Taking third at the Cornell International Real Estate Case Competition

By: Katelyn Godoy
Photo of the judges panel at the International Real Estate Competition
The panel of industry judges taking notes on final presentations. From left to right: John Swagerty, Acadia Realty Trust; Karen Horstmann, Norges Bank Investment Management; Marty Burger, Silverstein Properties; Ralph Rose, MBA ’84, Citigroup Global; Michael Nash, Blackstone; Fabiano Lotito, TIAA; Saul Goldstein, A&S ’92, Activum SG Capital Management

By Christie Choy ’18

The Cornell International Real Estate Case Competition is an annual event that gathers undergraduate students from universities across North America, Europe, Asia Pacific, and Australia to analyze a real-world commercial real estate transaction and present a recommended investment strategy to a panel of judges who are leading real estate executives in the industry.

The 9th annual competition took place during November 2017 in New York City, and the Cornell team placed third among 27 competing teams. As one of six students representing Cornell’s team, Fulcrum Capital, I have the honor of sharing my remarkable experience from being selected to join the team to presenting our analysis at the prestigious competition.

Team composition and training

Competing students must first undergo training in the eight-week course HADM4235: Cornell Real Estate Case Competition Course. Each week, the class split into two teams to practice analyzing case studies, developing PowerPoint presentations, and pitching investment recommendations. Senior lecturer and team coach Daniel Lebret then selected six students to form the final team representing Cornell. Members of the team were selected based on factors such as individual strengths, real estate aptitude, creativity, presentation skills, and most importantly, the ability to work harmoniously as a team.

While classes officially occurred once per week, we convened nearly on a daily basis to work through cases. One of the most challenging aspects was balancing workload from case practice while keeping up in other courses, being involved in extracurricular commitments, and for some members, undergoing full-time recruitment.

Case release and competition

Weeks of training and practice were put to the test when the case was released several days prior to the presentations. We were moderately surprised to find that the case revolved around a property situated in Madrid, Spain. Nonetheless, through working for 10 to 12 hours per day and quickly reaching consensus about our investment thesis, we made strong progress from start to finish.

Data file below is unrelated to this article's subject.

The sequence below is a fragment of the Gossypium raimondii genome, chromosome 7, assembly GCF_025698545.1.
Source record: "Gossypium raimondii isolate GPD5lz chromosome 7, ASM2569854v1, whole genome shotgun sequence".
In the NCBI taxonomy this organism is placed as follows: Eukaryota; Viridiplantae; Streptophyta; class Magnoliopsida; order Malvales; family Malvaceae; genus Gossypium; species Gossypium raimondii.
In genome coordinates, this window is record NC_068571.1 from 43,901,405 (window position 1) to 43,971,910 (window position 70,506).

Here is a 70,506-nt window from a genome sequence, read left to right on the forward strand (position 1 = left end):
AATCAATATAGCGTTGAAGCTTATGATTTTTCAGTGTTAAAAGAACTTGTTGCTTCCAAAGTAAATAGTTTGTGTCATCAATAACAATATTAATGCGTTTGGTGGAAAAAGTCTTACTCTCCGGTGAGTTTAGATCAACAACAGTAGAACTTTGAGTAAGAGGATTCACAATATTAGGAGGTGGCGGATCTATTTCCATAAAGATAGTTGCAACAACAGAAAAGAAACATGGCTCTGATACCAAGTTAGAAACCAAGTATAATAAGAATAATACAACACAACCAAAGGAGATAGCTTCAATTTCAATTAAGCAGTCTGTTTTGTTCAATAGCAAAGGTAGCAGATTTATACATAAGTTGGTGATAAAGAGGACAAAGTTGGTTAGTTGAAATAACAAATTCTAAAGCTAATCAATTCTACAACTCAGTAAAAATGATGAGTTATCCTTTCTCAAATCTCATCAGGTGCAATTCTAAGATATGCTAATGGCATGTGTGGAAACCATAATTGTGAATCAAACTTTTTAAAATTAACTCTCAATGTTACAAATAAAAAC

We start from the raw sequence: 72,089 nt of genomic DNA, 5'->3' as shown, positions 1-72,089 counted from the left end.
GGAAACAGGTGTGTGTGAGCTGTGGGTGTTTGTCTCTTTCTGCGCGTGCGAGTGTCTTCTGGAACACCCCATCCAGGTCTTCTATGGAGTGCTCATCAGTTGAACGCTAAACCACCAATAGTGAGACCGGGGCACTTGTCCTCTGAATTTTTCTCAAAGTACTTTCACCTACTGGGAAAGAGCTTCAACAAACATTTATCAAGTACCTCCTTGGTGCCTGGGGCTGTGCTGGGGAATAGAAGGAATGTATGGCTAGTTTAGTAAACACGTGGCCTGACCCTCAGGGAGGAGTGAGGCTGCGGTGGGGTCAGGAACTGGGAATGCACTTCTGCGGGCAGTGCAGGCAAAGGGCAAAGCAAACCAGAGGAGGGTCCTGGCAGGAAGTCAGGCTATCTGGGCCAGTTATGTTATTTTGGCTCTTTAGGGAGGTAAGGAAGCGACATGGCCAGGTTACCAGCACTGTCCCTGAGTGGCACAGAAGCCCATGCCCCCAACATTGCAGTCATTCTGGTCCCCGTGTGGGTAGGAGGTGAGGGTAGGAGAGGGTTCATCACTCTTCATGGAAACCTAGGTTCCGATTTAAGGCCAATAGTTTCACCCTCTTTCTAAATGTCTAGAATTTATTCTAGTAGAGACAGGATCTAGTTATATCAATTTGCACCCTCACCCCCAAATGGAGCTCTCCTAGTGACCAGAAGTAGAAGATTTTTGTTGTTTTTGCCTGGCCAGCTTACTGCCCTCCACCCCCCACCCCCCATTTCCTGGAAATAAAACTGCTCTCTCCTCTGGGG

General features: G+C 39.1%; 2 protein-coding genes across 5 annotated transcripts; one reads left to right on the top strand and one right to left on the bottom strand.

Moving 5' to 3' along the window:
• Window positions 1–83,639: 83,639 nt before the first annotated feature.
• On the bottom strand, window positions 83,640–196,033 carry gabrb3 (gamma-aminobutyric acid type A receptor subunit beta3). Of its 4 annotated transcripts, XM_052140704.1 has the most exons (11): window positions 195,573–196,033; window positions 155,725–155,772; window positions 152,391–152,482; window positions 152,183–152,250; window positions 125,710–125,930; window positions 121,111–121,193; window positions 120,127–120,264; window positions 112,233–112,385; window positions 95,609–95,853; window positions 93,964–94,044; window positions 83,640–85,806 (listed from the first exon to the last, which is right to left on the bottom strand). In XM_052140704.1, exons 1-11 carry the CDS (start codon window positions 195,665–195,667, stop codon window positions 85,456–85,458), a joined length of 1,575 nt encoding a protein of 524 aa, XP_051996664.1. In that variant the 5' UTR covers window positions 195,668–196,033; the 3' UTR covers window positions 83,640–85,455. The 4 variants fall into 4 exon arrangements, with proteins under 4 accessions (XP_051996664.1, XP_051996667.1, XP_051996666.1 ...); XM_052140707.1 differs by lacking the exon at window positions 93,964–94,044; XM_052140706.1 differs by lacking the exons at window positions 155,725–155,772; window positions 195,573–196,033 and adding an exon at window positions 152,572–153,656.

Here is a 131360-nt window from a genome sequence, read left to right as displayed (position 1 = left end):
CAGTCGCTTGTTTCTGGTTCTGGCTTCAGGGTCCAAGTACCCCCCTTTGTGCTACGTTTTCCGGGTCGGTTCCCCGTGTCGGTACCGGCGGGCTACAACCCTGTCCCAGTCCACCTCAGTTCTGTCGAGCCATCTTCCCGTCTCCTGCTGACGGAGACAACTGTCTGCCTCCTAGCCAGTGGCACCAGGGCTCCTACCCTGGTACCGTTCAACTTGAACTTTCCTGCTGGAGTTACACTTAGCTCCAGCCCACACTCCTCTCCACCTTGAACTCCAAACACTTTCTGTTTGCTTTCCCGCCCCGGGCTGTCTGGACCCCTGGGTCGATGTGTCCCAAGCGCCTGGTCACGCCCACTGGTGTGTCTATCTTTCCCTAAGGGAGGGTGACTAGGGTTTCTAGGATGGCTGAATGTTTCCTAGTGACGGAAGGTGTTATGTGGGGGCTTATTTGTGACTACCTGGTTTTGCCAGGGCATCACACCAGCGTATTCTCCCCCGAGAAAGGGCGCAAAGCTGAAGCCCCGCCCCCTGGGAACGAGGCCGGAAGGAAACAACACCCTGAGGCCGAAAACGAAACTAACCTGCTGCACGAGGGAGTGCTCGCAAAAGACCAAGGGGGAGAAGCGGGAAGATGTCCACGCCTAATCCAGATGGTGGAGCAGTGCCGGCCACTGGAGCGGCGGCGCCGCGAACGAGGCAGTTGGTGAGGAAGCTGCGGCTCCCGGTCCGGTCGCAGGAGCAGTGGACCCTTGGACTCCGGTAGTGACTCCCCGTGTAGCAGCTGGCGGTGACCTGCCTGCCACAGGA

On the morning of the presentations, the tension in the breakfast room was palpable as each team prepared for their presentation. The 27 teams were split into six pools, and only one team from each room would make it to the finals. Knowing there would be no second chance, we did not allow our nerves to jeopardize our performance. After being critiqued on our investment recommendations, presentation delivery, and ability to answer probing questions, Fulcrum Capital was selected to advance to the finals.

Photo of members representing Cornell’s team, Fulcrum Capital, and team coach, Daniel Lebret, at the Real Estate Case Competition
The Cornell team, Fulcrum Capital, delivering the investment pitch at the finals. From left to right: Albert Lin, Andrea Quartner, Michael Lee, Ronald Ho, Lawrence Robinson, Christie Choy

We put our best foot forward at the pinnacle of the competition while presenting our pitch to an auditorium filled with audience members and a panel of judges. While mildly disappointed that we ultimately did not win the competition, we were tremendously proud to have delivered a phenomenal presentation and finished on the podium.